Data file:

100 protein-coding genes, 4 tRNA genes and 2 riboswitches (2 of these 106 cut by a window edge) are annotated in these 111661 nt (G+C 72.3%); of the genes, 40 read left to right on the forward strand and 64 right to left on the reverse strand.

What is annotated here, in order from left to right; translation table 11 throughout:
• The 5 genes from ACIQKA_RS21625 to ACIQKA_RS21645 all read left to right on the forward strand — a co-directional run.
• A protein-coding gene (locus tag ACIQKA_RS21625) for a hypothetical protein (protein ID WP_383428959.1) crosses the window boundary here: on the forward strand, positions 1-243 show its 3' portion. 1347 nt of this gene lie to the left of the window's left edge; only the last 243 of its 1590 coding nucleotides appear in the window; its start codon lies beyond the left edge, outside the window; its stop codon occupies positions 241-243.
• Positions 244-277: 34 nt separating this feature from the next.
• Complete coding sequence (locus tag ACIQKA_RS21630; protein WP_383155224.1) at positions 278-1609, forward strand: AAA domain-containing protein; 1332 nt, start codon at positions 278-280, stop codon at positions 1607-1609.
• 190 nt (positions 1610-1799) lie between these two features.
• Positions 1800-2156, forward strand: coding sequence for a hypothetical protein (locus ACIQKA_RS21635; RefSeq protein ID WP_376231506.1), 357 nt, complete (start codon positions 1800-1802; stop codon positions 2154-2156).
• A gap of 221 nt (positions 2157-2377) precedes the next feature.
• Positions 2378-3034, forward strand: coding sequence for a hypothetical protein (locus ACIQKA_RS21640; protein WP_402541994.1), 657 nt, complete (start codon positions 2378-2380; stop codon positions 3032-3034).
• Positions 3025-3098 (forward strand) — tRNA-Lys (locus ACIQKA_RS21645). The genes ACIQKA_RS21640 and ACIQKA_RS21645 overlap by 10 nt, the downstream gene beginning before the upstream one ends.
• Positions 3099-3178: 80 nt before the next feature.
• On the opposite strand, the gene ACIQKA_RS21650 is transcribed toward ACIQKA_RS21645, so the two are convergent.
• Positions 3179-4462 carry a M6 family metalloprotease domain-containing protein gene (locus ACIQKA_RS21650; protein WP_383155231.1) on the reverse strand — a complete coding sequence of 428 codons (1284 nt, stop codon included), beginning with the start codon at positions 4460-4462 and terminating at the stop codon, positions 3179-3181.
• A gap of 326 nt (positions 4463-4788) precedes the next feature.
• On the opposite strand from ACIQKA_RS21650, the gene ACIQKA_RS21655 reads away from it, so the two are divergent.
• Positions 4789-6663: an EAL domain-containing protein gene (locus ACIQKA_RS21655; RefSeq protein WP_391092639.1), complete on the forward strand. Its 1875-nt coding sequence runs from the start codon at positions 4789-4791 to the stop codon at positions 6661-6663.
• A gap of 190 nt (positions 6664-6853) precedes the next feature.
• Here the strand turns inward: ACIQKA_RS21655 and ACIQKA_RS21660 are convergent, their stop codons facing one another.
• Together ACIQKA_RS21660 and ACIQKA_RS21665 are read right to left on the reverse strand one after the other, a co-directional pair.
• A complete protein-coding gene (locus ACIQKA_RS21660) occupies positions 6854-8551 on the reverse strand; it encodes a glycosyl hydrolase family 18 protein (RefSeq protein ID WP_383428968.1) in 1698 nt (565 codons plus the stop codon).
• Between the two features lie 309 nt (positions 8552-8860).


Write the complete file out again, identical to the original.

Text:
100 protein-coding genes, 4 tRNA genes and 2 riboswitches (2 of these 106 cut by a window edge) are annotated in these 111661 nt (G+C 72.3%); of the genes, 40 read left to right on the forward strand and 64 right to left on the reverse strand.

What is annotated here, in order from left to right; translation table 11 throughout:
• The 5 genes from ACIQKA_RS21625 to ACIQKA_RS21645 all read left to right on the forward strand — a co-directional run.
• A protein-coding gene (locus tag ACIQKA_RS21625) for a hypothetical protein (protein ID WP_383428959.1) crosses the window boundary here: on the forward strand, positions 1-243 show its 3' portion. 1347 nt of this gene lie to the left of the window's left edge; only the last 243 of its 1590 coding nucleotides appear in the window; its start codon lies beyond the left edge, outside the window; its stop codon occupies positions 241-243.
• Positions 244-277: 34 nt separating this feature from the next.
• Complete coding sequence (locus tag ACIQKA_RS21630; protein WP_383155224.1) at positions 278-1609, forward strand: AAA domain-containing protein; 1332 nt, start codon at positions 278-280, stop codon at positions 1607-1609.
• 190 nt (positions 1610-1799) lie between these two features.
• Positions 1800-2156, forward strand: coding sequence for a hypothetical protein (locus ACIQKA_RS21635; RefSeq protein ID WP_376231506.1), 357 nt, complete (start codon positions 1800-1802; stop codon positions 2154-2156).
• A gap of 221 nt (positions 2157-2377) precedes the next feature.
• Positions 2378-3034, forward strand: coding sequence for a hypothetical protein (locus ACIQKA_RS21640; protein WP_402541994.1), 657 nt, complete (start codon positions 2378-2380; stop codon positions 3032-3034).
• Positions 3025-3098 (forward strand) — tRNA-Lys (locus ACIQKA_RS21645). The genes ACIQKA_RS21640 and ACIQKA_RS21645 overlap by 10 nt, the downstream gene beginning before the upstream one ends.
• Positions 3099-3178: 80 nt before the next feature.
• On the opposite strand, the gene ACIQKA_RS21650 is transcribed toward ACIQKA_RS21645, so the two are convergent.
• Positions 3179-4462 carry a M6 family metalloprotease domain-containing protein gene (locus ACIQKA_RS21650; protein WP_383155231.1) on the reverse strand — a complete coding sequence of 428 codons (1284 nt, stop codon included), beginning with the start codon at positions 4460-4462 and terminating at the stop codon, positions 3179-3181.
• A gap of 326 nt (positions 4463-4788) precedes the next feature.
• On the opposite strand from ACIQKA_RS21650, the gene ACIQKA_RS21655 reads away from it, so the two are divergent.
• Positions 4789-6663: an EAL domain-containing protein gene (locus ACIQKA_RS21655; RefSeq protein WP_391092639.1), complete on the forward strand. Its 1875-nt coding sequence runs from the start codon at positions 4789-4791 to the stop codon at positions 6661-6663.
• A gap of 190 nt (positions 6664-6853) precedes the next feature.
• Here the strand turns inward: ACIQKA_RS21655 and ACIQKA_RS21660 are convergent, their stop codons facing one another.
• Together ACIQKA_RS21660 and ACIQKA_RS21665 are read right to left on the reverse strand one after the other, a co-directional pair.
• A complete protein-coding gene (locus ACIQKA_RS21660) occupies positions 6854-8551 on the reverse strand; it encodes a glycosyl hydrolase family 18 protein (RefSeq protein ID WP_383428968.1) in 1698 nt (565 codons plus the stop codon).
• Between the two features lie 309 nt (positions 8552-8860).